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Ethiopia: Eritrean Refugees in Ethiopia

Ethiopia, the oldest independent country in Africa, remains committed to offering asylum to refugees arriving on its territory from neighboring countries. Over the past decade, Ethiopia has hosted about 1 million refugees. Fortunately, over time most of them have been able to repatriate to their respective countries. At the present, Ethiopia is home to approximately 80,000 refugees, mostly from Eritrea, Somalia, Sudan, and Kenya. More than a quarter of the refugees, or about 23,500 individuals, are from Eritrea. Over 1,700 Eritrean refugees were registered in the first quarter of 2008.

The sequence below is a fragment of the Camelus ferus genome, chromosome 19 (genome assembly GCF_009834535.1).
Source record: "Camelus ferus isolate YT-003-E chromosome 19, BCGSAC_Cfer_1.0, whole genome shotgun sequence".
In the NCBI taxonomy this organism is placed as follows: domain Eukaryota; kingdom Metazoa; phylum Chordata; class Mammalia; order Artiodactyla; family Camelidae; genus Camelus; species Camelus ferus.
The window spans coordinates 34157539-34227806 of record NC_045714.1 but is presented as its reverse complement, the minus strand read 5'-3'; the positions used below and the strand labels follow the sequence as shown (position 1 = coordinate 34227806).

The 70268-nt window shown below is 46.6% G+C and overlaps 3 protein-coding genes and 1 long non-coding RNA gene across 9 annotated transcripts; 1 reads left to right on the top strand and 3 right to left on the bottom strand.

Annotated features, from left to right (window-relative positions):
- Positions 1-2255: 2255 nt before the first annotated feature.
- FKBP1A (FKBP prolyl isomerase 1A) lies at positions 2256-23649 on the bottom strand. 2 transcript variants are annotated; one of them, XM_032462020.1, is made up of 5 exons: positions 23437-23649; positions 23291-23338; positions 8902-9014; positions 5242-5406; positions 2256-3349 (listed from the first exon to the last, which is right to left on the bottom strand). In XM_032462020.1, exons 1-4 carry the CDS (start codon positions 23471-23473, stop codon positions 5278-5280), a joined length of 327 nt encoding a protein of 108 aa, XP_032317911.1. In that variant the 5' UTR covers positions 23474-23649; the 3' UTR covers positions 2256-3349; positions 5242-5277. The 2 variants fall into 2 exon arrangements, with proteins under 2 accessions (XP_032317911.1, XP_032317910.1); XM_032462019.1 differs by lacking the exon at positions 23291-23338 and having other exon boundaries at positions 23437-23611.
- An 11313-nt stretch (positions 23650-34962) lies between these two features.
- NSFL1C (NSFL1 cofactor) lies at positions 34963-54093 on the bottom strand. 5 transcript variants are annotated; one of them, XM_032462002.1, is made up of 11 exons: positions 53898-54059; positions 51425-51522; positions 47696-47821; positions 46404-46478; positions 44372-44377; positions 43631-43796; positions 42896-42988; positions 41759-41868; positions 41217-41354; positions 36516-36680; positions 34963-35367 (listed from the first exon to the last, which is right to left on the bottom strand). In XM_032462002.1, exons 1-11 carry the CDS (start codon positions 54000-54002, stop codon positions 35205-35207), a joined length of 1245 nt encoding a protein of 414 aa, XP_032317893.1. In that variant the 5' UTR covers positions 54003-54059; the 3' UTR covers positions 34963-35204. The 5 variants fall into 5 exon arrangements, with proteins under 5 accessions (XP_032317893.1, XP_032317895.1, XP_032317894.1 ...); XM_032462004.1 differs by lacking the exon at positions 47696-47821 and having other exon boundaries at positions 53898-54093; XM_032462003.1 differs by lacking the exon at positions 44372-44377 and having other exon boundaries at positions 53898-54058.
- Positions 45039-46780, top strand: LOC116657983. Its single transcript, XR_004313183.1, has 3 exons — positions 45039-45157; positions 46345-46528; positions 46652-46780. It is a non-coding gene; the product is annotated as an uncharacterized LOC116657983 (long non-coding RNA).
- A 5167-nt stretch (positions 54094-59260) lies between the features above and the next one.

View from Addis Ababa: Recently arrived Eritrean refugees who have relatives or can afford education have been permitted to reside outside of camps to help relieve overcrowding. Other refugees filter south on their own and live as self-supporting urban refugees.View from Addis Ababa: Recently arrived Eritrean refugees who have relatives or can afford education have been permitted to reside outside of camps to help relieve overcrowding. Other refugees filter south on their own and live as self-supporting urban refugees. Woman in Northwestern Ethiopia: Reaching the relative safety of northwestern Ethiopia for those fleeing Eritrea takes an unnecessary economic, physical, and psychological toll on hundreds of men, women, and children every month.Woman in Northwestern Ethiopia: Reaching the relative safety of northwestern Ethiopia for those fleeing Eritrea takes an unnecessary economic, physical, and psychological toll on hundreds of men, women, and children every month. Refugee Camp in Shimelba: Not far from Ethiopia’s border with Eritrea, Shimelba Refugee Camp houses more than 17,900 refugees. Approximately 75 percent of camp residents are young males, and sexual violence against the minority female population is a persistent problem.Refugee Camp in Shimelba: Not far from Ethiopia’s border with Eritrea, Shimelba Refugee Camp houses more than 17,900 refugees. Approximately 75 percent of camp residents are young males, and sexual violence against the minority female population is a persistent problem. A Street in the Shimelba Refugee Camp: Challenges for Shimelba Camp residents include an insufficient quantity of food rations, frustration at the lack of freedom of movement, and an inability to work and support themselves and their families. Malaria is also a persistent problem.A Street in the Shimelba Refugee Camp: Challenges for Shimelba Camp residents include an insufficient quantity of food rations, frustration at the lack of freedom of movement, and an inability to work and support themselves and their families. Malaria is also a persistent problem. Eritrean Boys Playing in Shimelba Camp: A recent arrival explained, "I was 19 at the time of the conflict. They detained me and beat me. . . I was kept in an underground cell. . . After two months I became ill, but thankfully I recovered. We can’t go back until the government is changed."Eritrean Boys Playing in Shimelba Camp: A recent arrival explained, "I was 19 at the time of the conflict. They detained me and beat me. . . I was kept in an underground cell. . . After two months I became ill, but thankfully I recovered. We can’t go back until the government is changed."

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